3 responses

  1. Bob
    July 16, 2015


    “Prosecutors charged Geyser with one count of intentional first-degree homicide.”

    I seem to remember from law school that someone has to die for it to be homicide. Otherwise, it would be “attempted” homicide.


  2. Katie
    July 18, 2015

    There’s a significant difference between adults and children who kill/try to kill: Children have a MUCH greater potential for rehabilitation (and a correspondingly low rate of recidividism). Child murderesses are exceedingly rare and, according to research, can be rehabilitated.

    The brains of kids are fundamentally different than the brains of adults. Even the Supreme Court has recognized that. Morgan Geyser deserves treatment and a shot at rehabilitation. The juvenile justice system has mechanisms for keeping tabs on her/keeping her in custody until she’s 23 — plenty long enough to see if she’s rehabilitated!

    Full disclosure: The death penalty is barbaric, in my opinion, and should be abolished. Period. At a bare minimum, if we are going to be a barbaric nation and kill people, at a bare minimum, children and the mentally ill should be exempt from it.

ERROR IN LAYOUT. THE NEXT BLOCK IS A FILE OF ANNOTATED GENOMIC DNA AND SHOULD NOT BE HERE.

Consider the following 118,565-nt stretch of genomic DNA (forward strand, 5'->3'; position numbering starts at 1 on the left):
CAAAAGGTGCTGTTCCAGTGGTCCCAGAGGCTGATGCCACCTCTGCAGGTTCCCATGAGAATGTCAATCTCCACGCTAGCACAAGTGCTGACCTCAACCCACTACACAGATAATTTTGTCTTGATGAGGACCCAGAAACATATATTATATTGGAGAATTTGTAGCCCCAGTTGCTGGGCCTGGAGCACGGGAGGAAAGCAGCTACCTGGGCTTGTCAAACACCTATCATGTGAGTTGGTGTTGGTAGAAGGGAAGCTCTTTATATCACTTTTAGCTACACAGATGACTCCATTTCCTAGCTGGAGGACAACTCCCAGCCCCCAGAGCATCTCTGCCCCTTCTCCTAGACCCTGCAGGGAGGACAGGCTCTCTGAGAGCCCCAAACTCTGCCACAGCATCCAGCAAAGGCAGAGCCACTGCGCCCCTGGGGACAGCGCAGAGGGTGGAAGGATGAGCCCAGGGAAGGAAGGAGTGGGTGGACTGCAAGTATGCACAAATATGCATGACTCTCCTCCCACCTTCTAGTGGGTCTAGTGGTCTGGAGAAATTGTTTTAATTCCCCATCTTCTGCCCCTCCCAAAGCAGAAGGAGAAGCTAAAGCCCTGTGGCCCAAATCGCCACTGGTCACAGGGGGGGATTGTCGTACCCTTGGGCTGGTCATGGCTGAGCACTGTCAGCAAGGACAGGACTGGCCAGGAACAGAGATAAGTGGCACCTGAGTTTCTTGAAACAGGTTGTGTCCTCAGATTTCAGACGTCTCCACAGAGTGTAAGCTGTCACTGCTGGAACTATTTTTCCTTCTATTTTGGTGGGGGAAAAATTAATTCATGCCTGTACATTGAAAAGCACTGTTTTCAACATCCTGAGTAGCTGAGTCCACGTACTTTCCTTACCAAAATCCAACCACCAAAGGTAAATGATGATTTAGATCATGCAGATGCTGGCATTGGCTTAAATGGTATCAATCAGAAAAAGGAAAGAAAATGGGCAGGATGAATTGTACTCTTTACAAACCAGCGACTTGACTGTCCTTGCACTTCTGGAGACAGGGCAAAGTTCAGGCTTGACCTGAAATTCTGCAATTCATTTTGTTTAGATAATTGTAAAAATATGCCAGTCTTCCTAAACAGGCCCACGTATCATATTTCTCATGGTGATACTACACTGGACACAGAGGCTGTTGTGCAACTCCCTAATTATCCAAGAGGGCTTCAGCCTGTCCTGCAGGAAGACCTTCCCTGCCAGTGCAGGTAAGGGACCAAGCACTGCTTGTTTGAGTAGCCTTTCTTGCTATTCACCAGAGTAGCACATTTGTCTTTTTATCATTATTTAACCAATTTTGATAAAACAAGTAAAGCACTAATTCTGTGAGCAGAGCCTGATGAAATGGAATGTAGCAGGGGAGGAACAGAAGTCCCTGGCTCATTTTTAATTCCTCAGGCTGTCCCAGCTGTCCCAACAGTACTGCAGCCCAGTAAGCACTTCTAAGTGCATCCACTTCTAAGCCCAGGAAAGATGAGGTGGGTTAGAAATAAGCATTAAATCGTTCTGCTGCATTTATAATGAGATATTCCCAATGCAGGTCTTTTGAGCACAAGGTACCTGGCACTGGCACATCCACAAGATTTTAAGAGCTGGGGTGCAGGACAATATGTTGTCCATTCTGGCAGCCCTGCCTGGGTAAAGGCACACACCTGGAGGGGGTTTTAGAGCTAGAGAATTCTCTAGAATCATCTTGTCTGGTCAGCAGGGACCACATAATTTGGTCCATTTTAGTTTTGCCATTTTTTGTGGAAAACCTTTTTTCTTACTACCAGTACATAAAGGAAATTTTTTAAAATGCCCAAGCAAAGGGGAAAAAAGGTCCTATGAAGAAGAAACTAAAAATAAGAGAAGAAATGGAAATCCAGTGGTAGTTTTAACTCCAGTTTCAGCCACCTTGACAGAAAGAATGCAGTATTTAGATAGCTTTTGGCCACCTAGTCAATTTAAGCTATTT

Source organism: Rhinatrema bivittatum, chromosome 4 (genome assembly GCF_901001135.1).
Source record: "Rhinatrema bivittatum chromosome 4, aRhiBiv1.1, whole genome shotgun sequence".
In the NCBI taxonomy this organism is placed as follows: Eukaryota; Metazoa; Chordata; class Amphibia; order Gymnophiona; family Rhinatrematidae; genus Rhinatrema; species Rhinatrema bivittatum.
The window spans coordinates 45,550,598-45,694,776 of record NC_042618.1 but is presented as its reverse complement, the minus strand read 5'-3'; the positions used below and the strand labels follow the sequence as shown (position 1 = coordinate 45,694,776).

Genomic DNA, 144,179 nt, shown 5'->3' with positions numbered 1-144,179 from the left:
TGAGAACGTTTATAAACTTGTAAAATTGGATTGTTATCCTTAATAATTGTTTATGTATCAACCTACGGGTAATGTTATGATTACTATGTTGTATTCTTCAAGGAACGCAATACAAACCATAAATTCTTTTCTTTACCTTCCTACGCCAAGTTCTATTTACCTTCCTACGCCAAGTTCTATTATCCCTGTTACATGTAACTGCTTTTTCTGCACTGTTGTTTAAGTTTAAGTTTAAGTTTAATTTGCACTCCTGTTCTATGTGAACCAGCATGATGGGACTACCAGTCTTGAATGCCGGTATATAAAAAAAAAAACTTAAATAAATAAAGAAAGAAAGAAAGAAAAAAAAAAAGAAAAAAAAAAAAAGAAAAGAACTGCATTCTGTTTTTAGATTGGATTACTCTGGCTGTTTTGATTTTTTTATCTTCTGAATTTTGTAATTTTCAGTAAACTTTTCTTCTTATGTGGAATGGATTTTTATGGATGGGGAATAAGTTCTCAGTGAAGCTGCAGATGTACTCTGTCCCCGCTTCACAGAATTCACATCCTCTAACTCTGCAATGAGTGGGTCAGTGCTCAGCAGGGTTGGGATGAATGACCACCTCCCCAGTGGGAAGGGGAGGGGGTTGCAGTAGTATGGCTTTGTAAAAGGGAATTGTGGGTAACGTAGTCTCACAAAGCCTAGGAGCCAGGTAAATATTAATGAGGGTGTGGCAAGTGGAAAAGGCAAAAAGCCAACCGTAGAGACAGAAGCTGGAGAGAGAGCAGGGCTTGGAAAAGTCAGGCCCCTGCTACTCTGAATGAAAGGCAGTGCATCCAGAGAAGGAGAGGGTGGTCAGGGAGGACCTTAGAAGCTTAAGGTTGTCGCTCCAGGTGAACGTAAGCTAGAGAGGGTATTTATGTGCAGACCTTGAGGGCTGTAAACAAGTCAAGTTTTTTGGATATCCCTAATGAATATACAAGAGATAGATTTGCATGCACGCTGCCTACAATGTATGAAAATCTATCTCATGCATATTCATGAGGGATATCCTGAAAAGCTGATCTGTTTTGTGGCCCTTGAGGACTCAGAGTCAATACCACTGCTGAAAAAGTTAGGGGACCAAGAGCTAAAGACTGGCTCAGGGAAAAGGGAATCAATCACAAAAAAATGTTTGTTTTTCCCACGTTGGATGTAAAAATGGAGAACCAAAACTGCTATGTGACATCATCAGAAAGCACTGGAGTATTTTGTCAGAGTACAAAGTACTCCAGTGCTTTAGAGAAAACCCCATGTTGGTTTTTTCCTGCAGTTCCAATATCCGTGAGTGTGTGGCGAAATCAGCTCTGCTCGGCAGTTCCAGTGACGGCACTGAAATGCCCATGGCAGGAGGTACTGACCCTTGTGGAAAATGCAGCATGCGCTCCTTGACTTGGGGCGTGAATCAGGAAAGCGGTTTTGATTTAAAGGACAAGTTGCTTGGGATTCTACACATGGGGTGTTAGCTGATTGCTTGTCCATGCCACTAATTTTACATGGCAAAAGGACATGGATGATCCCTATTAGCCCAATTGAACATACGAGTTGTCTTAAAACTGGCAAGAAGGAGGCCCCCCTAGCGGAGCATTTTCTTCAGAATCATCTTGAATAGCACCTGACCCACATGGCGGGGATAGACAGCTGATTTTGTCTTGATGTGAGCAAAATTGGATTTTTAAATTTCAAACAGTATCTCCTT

3. Laura Holloway
    July 29, 2015

    The age does really matter to me: both people are clearly a danger to society and neither should ever be free again. But Mercy? Yes on both counts. They should both be kept safe and comfortble and given care. A civil society does not punish people for being ill, even when that illness has horrifying consequences. They should be lock away from society because we have that responsibility: the responsibility to protect members of society from dangerous people. But Holmes and Geyser are also members of society, and we also have a responsibility to them. They are unwell, violent, possibly remorseless killers (or, in the case of Geyser, would-be killers), and they should not be let loose among us. Ever. But we can – and should – do that compassionately.

    Also, like Katie, I am also vehemently opposed to the death penalty in general and specifically with regard to children and the mentally ill.


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